The evolution of human subsistence economies has always been a major topic of anthropological interest. Within this domain the transition from foraging to farming and the emergence of horticultural/agricultural economies has occupied a central place. One of the most intriguing issues concerns the relative simultaneity with which different crops were first cultivated around the world; a situation that produced the view that the adoption of agriculture was a revolution. So significant was this “Neolithic Revolution” that it came to embody the foundations of civilization.

    On closer examination, it has become clear that this revolution did not happen quickly, and that...

    (pp. xiii-xiv)
  6. 1 Behavioral Ecology and the Transition from Hunting and Gathering to Agriculture
    (pp. 1-21)
    Bruce Winterhalder and Douglas J. Kennett

    The volume before you is the first systematic, comparative attempt to use the concepts and models of behavioral ecology to address the evolutionary transition from societies relying predominantly on hunting and gathering to those dependent on food production through plant cultivation, animal husbandry, and the use of domesticated species embedded in systems of agriculture. Human behavioral ecology (HBE; Winterhalder and Smith 2000) is not new to prehistoric analysis; there is a two-decade tradition of applying models and concepts from HBE to research on prehistoric hunter-gatherer societies (Bird and O’Connell 2003). Behavioral ecology models also have been applied in the study...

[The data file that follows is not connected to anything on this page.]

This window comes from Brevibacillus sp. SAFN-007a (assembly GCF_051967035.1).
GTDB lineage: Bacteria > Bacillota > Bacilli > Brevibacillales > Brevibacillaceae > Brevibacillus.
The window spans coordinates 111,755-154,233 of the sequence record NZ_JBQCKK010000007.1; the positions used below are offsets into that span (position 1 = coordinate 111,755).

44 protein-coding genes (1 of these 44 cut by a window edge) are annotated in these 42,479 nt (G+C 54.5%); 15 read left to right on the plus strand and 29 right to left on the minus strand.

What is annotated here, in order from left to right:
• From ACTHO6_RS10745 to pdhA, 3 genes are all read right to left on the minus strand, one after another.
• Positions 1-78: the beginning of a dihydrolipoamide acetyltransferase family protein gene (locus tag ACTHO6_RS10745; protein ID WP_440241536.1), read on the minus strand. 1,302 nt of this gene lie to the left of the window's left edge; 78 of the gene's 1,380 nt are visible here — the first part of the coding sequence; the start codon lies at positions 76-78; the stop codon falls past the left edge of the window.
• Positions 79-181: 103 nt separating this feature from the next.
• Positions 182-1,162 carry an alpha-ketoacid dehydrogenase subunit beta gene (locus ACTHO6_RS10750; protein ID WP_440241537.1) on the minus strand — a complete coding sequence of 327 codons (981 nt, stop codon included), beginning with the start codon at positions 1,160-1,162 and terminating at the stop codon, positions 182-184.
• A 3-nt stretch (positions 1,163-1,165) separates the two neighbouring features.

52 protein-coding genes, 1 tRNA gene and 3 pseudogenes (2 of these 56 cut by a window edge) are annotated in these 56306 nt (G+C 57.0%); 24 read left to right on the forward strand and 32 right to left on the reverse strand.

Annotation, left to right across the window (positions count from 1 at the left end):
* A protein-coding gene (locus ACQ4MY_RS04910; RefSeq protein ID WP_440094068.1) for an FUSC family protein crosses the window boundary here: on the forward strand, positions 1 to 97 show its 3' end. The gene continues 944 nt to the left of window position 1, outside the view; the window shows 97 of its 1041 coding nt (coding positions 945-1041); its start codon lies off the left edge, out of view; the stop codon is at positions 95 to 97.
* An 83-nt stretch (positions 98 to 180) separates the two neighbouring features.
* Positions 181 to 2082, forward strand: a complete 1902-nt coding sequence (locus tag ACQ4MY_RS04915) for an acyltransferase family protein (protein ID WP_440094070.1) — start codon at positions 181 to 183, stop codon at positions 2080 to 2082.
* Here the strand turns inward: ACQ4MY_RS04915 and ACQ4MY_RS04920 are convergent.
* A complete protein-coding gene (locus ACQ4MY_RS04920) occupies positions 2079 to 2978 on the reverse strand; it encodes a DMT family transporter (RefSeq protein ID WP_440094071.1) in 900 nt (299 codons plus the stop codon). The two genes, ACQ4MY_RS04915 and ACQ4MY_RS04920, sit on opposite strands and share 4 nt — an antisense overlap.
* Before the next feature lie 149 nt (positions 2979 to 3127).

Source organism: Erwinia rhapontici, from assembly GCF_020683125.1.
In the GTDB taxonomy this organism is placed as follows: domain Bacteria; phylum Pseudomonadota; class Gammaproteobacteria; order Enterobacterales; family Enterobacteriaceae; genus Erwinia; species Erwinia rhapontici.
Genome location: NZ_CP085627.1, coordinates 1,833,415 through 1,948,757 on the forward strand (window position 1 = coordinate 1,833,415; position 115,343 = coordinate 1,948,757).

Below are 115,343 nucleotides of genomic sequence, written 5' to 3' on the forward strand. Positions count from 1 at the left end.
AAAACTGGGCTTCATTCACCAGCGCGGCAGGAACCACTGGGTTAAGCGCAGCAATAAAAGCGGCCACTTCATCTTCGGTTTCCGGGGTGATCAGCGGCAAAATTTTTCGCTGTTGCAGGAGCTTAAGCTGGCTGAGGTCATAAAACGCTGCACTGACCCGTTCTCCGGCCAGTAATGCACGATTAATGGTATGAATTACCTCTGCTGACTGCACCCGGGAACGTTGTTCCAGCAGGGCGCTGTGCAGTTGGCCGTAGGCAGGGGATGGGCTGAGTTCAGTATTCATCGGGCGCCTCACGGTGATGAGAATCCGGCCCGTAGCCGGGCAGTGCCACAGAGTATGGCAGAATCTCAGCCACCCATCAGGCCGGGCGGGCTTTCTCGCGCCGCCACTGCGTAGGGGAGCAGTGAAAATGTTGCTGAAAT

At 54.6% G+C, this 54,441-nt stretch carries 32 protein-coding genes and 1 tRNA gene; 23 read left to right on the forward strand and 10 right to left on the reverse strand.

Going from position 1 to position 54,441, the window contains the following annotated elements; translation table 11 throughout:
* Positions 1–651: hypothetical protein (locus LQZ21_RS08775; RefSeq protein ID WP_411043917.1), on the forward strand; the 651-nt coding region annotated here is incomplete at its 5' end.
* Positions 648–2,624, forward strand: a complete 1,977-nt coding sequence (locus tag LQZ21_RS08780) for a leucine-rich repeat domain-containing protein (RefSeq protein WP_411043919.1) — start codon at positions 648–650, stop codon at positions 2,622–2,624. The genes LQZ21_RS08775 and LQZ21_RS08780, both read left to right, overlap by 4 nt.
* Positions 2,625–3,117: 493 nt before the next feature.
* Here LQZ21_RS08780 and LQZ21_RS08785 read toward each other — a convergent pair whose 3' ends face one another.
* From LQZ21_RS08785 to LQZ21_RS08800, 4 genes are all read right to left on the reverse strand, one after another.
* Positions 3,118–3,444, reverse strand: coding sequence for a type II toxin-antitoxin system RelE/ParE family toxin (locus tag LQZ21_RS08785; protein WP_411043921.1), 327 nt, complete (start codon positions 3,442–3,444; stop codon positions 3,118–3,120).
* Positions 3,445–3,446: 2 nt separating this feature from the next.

7. 2 A Future Discounting Explanation for the Persistence of a Mixed Foraging-Horticulture Strategy among the Mikea of Madagascar
    (pp. 22-40)
    Bram Tucker